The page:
New legislation would compel life insurance companies to review their records going back to 1996 and confirm death benefits have been paid to life insurance customers who died, Illinois State Treasurer Michael Frerichs said today.
The proposal represents the next logical step to bring commonsense change to the life insurance industry because some companies acknowledge not paying death benefits when they knew or should have known a customer died. The unpaid benefits are baked into the profit plans, some insurers acknowledge.
“Some companies will tell you that it is impossible to search records going back to 1996. We’re really supposed to believe that?” Frerichs said. “We live in an age that contemplates driverless cars and robotic surgeries, so it is a bit dramatic for some lobbyists to declare that it’s too hard to search their files.”
Last year, Frerichs championed bi-partisan legislation that now requires life insurance companies to use the Death Master File, a respected anti-fraud database used to stop waste, fraud and abuse in the Social Security system, to confirm a policyholder is not dead. However, the measure only applied to policies whose premium payments were in good-standing, or “in force,” from January 2017 forward.
Today’s new proposal would include all policies in-force at any time since 1996. Of particular concern are policies that are now considered lapsed or terminated, but were in-force at the time the insured died; thus, insurance benefits could have been paid to the beneficiaries. In these cases, it is not unusual for an insurance company to deduct premiums from the cash value of a life insurance policy for years after the insured has passed away; this practice reduces the value of the policy and can sometimes completely drain all the money that was properly owed to the beneficiaries.
HB302 requires three simple steps to protect consumers.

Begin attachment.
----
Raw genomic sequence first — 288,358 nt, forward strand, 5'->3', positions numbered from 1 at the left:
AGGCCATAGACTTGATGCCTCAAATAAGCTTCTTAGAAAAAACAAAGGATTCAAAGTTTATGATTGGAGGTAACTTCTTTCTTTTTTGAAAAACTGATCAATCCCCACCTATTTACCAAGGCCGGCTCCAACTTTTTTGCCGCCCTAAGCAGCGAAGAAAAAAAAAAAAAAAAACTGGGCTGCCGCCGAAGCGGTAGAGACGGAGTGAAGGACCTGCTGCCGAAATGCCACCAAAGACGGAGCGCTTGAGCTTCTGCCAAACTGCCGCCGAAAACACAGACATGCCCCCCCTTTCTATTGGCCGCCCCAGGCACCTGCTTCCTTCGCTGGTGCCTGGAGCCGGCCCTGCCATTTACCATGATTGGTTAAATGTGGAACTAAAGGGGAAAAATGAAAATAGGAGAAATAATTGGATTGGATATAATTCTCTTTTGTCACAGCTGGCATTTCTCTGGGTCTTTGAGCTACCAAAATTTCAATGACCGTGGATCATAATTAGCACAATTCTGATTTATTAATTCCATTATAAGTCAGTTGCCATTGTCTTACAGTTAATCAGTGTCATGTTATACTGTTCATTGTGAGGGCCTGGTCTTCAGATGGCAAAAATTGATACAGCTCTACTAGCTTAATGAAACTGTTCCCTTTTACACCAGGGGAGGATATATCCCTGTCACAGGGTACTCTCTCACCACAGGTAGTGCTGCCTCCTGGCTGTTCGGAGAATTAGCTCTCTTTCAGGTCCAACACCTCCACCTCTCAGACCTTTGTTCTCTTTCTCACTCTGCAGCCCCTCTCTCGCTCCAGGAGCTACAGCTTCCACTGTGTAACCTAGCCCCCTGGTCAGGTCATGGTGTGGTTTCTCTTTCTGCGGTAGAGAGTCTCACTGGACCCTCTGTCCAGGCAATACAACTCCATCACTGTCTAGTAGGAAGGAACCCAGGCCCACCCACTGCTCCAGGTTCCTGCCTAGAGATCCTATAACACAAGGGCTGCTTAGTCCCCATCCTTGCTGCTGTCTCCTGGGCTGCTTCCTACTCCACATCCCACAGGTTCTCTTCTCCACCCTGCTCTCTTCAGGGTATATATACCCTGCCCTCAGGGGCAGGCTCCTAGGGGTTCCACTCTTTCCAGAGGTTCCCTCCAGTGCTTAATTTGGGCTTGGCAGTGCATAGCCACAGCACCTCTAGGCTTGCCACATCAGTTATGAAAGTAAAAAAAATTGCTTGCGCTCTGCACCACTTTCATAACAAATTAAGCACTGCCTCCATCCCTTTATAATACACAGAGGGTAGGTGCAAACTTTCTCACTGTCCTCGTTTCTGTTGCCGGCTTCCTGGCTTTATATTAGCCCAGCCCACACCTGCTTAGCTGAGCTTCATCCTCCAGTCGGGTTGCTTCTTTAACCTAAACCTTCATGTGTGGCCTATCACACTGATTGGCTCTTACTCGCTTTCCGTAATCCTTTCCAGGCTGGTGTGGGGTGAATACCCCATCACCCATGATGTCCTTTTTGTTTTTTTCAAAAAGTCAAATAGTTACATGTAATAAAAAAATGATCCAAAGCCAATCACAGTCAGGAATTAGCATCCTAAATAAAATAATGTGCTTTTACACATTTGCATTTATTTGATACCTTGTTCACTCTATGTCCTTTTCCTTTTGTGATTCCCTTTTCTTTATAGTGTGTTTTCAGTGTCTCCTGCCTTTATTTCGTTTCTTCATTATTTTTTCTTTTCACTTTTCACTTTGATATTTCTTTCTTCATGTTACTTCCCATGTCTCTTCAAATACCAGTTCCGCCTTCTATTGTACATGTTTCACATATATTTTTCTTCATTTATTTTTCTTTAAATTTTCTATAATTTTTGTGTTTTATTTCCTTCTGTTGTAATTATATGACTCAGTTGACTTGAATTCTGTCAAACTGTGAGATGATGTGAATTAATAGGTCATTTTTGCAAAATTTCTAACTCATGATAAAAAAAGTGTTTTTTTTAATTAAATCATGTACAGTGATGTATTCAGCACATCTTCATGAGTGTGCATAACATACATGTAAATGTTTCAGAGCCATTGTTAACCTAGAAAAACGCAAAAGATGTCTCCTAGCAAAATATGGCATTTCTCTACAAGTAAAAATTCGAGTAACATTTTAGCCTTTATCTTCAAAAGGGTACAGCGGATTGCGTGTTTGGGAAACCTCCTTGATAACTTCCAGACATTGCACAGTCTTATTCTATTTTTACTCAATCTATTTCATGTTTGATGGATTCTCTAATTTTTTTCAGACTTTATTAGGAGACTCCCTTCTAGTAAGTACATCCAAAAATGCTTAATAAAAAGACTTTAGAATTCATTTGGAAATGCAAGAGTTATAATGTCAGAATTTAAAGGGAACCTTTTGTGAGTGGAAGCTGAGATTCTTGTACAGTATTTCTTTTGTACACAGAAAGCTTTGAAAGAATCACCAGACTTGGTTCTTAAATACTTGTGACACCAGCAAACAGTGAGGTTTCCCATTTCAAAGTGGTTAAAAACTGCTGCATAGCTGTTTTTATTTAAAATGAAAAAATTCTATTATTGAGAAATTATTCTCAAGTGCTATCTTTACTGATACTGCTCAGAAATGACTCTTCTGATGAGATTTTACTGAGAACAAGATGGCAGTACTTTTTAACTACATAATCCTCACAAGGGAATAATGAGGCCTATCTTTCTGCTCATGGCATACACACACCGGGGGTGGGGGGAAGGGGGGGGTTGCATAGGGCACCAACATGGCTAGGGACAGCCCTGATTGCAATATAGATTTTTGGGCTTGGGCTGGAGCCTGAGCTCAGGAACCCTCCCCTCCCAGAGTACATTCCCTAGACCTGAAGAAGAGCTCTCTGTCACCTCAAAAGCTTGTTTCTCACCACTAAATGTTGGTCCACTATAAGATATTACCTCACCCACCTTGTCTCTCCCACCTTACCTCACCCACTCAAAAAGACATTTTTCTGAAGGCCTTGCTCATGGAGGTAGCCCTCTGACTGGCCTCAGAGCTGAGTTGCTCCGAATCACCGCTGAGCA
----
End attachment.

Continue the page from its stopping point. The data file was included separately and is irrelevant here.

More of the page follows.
First, it requires insurers to evaluate policies in lapsed or terminated status since 1996 because Frerichs and supporters believe some of these policies should have been paid to survivors. The legislation also requires insurers to request updated contact information for insureds and beneficiaries, such as a telephone number, mailing address or email address. Doing so could avoid polices from going unpaid as a result of missing or mistaken contact information. The legislation also prohibits finders from charging owners a fee to recover their property from the time the property is presumed abandoned until it has been with the Treasurer’s office for at least 24 months. Finally, the proposal would provide the treasurer’s office with access to vital records maintained by the Illinois Department of Public Health to assist in reuniting unclaimed property with the rightful owners or their heirs.
In Illinois, unpaid life insurance benefits are considered unclaimed property and returning unclaimed property to owners is among the duties of the Illinois State Treasurer. Since 2011, the treasurer’s office has identified more than $550 million in death benefits that were not paid to grieving families in Illinois. The Wall Street Journal reports that nationally the figure is more than $7.4 billion. Illinois holds unclaimed property in perpetuity until the items or funds are claimed by the owner or heirs. There is more than $2 billion in unclaimed property such as life insurance benefits, forgotten bank accounts, and unclaimed rebate checks from retailers. Individuals can search a database for their name or the name of their business or non-profit at www.illinoistreasurer.gov/ICASH. Frerichs’ office never charges anyone to search the database or return unclaimed property.
Rep. Robert Martwick, D-Chicago, has agreed to sponsor HB 302. “This modest proposal builds upon the long-overdue change we passed last year,” Martwick said. “We have to be diligent and make sure that all consumers are protected, not just going forward, but everyone who bought a policy and whose loved ones need that benefit is covered.”
Intense opposition is expected. Lobbyists nearly blocked efforts that led to practical changes in 2016. Further, industry leaders opposed to the 2016 changes declined to participate in subsequent public hearings to identify ways to improve communication between insurance companies and customers. The hearings produced a report that was issued today to the General Assembly and is available at the treasurer’s website.
The hearings identified that it is common for a policy purchaser not to inform the beneficiary that the insurance policy exists; children and minor beneficiaries do not have the maturity to investigate possible life insurance policies especially if it was their single-parent who died; and adults who live a full life often encounter memory loss before they can fully share a full accounting of their assets with a trusted source.
Among those supporting today’s proposal are Citizen Action Illinois, AARP, and the NAACP. Each played a significant role in gathering information and evaluating testimony during hearings following the successful changes the Governor signed in 2016.